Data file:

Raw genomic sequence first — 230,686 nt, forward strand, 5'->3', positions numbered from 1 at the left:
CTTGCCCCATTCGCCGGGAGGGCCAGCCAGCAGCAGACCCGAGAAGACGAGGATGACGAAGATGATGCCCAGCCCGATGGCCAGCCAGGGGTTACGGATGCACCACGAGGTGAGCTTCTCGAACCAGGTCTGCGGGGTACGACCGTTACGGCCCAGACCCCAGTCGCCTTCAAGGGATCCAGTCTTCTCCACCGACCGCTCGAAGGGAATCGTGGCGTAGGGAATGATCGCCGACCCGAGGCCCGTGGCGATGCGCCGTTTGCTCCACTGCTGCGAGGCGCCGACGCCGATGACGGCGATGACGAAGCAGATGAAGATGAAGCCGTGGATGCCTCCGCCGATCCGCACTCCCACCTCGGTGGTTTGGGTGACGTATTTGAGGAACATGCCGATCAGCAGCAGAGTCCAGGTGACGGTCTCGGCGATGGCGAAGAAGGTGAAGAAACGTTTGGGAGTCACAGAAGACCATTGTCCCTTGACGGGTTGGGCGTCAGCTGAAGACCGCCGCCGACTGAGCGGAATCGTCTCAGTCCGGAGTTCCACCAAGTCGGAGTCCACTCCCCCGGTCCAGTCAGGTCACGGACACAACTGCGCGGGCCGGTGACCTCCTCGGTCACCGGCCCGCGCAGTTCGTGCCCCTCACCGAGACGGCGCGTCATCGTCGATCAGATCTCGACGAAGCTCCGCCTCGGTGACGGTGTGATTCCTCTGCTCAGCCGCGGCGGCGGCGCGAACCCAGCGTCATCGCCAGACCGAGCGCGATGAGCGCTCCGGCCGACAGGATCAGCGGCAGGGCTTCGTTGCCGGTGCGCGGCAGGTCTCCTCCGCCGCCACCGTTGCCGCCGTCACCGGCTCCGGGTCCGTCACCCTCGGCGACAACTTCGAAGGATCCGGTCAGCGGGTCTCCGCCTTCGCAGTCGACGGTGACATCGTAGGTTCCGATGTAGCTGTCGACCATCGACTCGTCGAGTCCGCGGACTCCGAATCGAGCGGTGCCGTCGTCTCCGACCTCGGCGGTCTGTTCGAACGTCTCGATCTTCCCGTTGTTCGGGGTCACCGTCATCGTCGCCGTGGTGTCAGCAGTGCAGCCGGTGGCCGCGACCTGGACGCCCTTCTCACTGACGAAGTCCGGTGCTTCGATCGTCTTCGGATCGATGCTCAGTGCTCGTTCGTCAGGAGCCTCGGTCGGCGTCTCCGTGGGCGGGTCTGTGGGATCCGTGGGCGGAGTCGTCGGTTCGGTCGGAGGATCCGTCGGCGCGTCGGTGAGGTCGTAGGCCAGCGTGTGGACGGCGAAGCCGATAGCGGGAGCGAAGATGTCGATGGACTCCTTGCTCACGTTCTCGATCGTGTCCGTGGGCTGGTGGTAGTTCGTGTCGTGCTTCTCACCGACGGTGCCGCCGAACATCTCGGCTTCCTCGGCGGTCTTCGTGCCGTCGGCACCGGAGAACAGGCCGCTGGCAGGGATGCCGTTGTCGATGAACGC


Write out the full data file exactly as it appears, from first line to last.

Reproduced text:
Raw genomic sequence first — 230,686 nt, forward strand, 5'->3', positions numbered from 1 at the left:
CTTGCCCCATTCGCCGGGAGGGCCAGCCAGCAGCAGACCCGAGAAGACGAGGATGACGAAGATGATGCCCAGCCCGATGGCCAGCCAGGGGTTACGGATGCACCACGAGGTGAGCTTCTCGAACCAGGTCTGCGGGGTACGACCGTTACGGCCCAGACCCCAGTCGCCTTCAAGGGATCCAGTCTTCTCCACCGACCGCTCGAAGGGAATCGTGGCGTAGGGAATGATCGCCGACCCGAGGCCCGTGGCGATGCGCCGTTTGCTCCACTGCTGCGAGGCGCCGACGCCGATGACGGCGATGACGAAGCAGATGAAGATGAAGCCGTGGATGCCTCCGCCGATCCGCACTCCCACCTCGGTGGTTTGGGTGACGTATTTGAGGAACATGCCGATCAGCAGCAGAGTCCAGGTGACGGTCTCGGCGATGGCGAAGAAGGTGAAGAAACGTTTGGGAGTCACAGAAGACCATTGTCCCTTGACGGGTTGGGCGTCAGCTGAAGACCGCCGCCGACTGAGCGGAATCGTCTCAGTCCGGAGTTCCACCAAGTCGGAGTCCACTCCCCCGGTCCAGTCAGGTCACGGACACAACTGCGCGGGCCGGTGACCTCCTCGGTCACCGGCCCGCGCAGTTCGTGCCCCTCACCGAGACGGCGCGTCATCGTCGATCAGATCTCGACGAAGCTCCGCCTCGGTGACGGTGTGATTCCTCTGCTCAGCCGCGGCGGCGGCGCGAACCCAGCGTCATCGCCAGACCGAGCGCGATGAGCGCTCCGGCCGACAGGATCAGCGGCAGGGCTTCGTTGCCGGTGCGCGGCAGGTCTCCTCCGCCGCCACCGTTGCCGCCGTCACCGGCTCCGGGTCCGTCACCCTCGGCGACAACTTCGAAGGATCCGGTCAGCGGGTCTCCGCCTTCGCAGTCGACGGTGACATCGTAGGTTCCGATGTAGCTGTCGACCATCGACTCGTCGAGTCCGCGGACTCCGAATCGAGCGGTGCCGTCGTCTCCGACCTCGGCGGTCTGTTCGAACGTCTCGATCTTCCCGTTGTTCGGGGTCACCGTCATCGTCGCCGTGGTGTCAGCAGTGCAGCCGGTGGCCGCGACCTGGACGCCCTTCTCACTGACGAAGTCCGGTGCTTCGATCGTCTTCGGATCGATGCTCAGTGCTCGTTCGTCAGGAGCCTCGGTCGGCGTCTCCGTGGGCGGGTCTGTGGGATCCGTGGGCGGAGTCGTCGGTTCGGTCGGAGGATCCGTCGGCGCGTCGGTGAGGTCGTAGGCCAGCGTGTGGACGGCGAAGCCGATAGCGGGAGCGAAGATGTCGATGGACTCCTTGCTCACGTTCTCGATCGTGTCCGTGGGCTGGTGGTAGTTCGTGTCGTGCTTCTCACCGACGGTGCCGCCGAACATCTCGGCTTCCTCGGCGGTCTTCGTGCCGTCGGCACCGGAGAACAGGCCGCTGGCAGGGATGCCGTTGTCGATGAACGC